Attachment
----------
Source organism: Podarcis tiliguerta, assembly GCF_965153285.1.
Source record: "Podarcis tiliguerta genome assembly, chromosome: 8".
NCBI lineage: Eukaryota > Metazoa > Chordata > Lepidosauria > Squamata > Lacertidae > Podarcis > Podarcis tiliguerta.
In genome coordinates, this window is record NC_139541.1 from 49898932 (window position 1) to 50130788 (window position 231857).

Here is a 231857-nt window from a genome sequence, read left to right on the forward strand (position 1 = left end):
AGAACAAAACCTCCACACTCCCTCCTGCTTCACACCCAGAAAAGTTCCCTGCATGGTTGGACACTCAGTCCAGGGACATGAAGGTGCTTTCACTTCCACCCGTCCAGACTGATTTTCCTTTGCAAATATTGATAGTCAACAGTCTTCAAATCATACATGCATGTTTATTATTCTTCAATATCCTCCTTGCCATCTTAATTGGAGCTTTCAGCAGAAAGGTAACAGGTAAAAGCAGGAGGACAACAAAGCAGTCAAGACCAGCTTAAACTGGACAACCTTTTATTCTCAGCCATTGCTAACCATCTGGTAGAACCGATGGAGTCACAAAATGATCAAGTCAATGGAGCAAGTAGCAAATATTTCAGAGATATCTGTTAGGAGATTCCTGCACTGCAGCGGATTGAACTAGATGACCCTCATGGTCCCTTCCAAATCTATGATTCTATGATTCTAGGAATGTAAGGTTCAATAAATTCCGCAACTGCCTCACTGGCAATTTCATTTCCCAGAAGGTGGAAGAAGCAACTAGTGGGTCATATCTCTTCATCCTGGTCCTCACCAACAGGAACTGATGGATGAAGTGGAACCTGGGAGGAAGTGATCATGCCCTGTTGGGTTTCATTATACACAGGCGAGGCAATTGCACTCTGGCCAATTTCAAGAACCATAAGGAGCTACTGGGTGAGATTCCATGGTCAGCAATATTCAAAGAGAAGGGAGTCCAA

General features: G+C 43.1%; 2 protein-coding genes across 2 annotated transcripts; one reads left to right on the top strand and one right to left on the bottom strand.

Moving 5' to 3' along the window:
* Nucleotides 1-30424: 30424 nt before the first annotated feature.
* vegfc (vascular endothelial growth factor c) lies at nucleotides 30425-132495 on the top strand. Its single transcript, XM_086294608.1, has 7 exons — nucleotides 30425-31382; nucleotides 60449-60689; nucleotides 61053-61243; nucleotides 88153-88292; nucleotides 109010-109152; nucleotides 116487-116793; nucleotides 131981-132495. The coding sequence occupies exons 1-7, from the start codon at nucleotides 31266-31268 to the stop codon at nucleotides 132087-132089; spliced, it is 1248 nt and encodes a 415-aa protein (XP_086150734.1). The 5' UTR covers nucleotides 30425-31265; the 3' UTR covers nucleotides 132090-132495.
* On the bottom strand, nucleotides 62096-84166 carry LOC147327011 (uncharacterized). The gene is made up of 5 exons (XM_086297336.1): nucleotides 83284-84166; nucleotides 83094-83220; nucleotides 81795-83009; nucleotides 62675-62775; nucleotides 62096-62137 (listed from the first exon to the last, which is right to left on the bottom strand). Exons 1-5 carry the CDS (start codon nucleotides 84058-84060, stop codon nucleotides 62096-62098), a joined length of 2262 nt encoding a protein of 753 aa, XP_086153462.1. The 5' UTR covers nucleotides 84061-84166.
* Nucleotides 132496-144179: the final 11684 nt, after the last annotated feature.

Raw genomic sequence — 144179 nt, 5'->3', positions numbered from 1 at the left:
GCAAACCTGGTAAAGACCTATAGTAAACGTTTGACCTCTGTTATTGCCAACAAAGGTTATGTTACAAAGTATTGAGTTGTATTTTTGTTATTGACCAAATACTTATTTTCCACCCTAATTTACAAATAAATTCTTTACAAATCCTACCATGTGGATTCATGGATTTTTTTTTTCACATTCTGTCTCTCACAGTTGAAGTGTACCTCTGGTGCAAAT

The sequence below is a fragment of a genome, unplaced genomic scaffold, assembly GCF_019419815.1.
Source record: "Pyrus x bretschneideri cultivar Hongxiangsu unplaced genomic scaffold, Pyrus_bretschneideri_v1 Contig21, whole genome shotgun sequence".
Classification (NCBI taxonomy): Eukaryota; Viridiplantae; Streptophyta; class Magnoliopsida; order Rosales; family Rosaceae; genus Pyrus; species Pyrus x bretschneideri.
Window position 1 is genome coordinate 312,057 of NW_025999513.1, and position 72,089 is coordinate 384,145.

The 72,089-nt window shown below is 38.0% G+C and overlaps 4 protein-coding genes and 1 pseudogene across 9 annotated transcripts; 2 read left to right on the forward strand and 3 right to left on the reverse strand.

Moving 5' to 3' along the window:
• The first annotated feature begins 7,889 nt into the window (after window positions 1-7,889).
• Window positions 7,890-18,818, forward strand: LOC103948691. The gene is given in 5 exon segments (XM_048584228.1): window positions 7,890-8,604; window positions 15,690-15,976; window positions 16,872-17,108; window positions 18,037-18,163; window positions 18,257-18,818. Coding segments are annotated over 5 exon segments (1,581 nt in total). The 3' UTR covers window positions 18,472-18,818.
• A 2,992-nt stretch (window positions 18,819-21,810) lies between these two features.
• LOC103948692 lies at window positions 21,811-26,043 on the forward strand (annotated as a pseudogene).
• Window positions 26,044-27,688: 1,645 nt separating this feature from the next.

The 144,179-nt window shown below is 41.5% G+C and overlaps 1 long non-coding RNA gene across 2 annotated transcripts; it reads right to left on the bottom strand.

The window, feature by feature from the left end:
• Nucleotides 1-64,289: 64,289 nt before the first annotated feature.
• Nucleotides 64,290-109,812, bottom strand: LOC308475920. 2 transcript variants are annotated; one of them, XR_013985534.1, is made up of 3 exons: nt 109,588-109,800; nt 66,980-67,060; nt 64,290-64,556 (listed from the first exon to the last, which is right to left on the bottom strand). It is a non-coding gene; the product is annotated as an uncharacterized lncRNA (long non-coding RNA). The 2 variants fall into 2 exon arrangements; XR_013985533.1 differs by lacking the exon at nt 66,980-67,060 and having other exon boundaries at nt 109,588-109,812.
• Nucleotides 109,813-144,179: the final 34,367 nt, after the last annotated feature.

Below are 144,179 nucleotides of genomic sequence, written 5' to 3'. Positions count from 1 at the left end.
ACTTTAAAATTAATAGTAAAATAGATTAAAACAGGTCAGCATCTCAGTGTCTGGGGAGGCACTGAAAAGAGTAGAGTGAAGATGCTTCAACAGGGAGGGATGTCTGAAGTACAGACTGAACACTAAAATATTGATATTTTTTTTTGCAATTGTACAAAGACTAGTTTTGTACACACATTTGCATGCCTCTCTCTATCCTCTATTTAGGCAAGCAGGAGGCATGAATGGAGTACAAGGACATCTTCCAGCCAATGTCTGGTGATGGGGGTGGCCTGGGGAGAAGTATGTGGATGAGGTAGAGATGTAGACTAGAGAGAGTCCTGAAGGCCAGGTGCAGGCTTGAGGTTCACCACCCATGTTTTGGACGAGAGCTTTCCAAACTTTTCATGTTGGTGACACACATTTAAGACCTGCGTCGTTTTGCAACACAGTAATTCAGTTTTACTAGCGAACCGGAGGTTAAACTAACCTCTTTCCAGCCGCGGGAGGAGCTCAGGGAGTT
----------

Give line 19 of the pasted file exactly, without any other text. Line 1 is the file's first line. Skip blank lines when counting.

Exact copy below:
The 72,089-nt window shown below is 38.0% G+C and overlaps 4 protein-coding genes and 1 pseudogene across 9 annotated transcripts; 2 read left to right on the forward strand and 3 right to left on the reverse strand.